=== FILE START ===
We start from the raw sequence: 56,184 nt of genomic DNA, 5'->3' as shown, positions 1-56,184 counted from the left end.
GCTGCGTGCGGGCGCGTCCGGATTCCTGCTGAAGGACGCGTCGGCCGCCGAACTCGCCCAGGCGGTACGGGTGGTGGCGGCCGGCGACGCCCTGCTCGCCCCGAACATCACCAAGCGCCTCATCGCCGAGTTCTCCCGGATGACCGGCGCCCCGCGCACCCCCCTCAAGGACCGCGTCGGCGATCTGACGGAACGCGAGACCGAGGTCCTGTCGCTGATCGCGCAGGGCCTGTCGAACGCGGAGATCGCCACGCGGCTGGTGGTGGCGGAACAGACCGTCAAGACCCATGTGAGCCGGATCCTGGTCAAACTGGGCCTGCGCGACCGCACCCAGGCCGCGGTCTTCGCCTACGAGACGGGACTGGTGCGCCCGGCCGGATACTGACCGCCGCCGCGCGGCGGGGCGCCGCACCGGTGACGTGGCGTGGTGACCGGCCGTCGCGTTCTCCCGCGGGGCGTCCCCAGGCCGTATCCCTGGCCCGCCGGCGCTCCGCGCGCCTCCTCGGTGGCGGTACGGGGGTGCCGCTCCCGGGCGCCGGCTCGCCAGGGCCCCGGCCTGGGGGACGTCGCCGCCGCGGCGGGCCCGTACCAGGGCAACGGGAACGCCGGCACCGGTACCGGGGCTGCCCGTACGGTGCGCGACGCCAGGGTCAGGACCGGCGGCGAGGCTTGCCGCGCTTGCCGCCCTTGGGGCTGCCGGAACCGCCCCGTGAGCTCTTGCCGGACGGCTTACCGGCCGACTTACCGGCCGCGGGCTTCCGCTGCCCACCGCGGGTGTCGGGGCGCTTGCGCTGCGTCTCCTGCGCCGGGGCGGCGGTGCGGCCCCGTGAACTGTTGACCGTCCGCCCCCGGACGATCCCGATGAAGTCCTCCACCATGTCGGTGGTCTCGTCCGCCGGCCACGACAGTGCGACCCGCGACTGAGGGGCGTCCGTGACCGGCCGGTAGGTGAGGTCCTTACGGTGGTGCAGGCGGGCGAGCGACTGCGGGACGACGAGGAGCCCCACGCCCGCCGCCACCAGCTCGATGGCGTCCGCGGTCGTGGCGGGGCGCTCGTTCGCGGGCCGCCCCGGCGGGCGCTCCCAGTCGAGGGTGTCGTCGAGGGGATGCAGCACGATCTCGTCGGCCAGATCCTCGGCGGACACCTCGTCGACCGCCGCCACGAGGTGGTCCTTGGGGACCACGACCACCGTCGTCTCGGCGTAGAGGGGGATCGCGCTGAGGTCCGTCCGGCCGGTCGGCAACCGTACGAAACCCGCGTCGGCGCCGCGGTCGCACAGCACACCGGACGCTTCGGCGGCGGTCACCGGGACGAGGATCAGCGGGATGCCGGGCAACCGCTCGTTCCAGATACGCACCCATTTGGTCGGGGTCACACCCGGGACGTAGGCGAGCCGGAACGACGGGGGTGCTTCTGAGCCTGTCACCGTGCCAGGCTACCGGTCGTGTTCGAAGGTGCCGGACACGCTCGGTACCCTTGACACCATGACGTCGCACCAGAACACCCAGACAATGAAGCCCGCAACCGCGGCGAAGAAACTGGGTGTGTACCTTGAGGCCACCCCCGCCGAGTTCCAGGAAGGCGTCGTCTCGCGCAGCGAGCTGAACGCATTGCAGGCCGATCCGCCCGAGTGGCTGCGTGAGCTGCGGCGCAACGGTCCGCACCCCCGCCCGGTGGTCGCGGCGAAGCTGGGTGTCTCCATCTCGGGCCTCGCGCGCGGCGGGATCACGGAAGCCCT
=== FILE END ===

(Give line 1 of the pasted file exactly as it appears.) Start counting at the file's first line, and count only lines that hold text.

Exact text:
We start from the raw sequence: 56,184 nt of genomic DNA, 5'->3' as shown, positions 1-56,184 counted from the left end.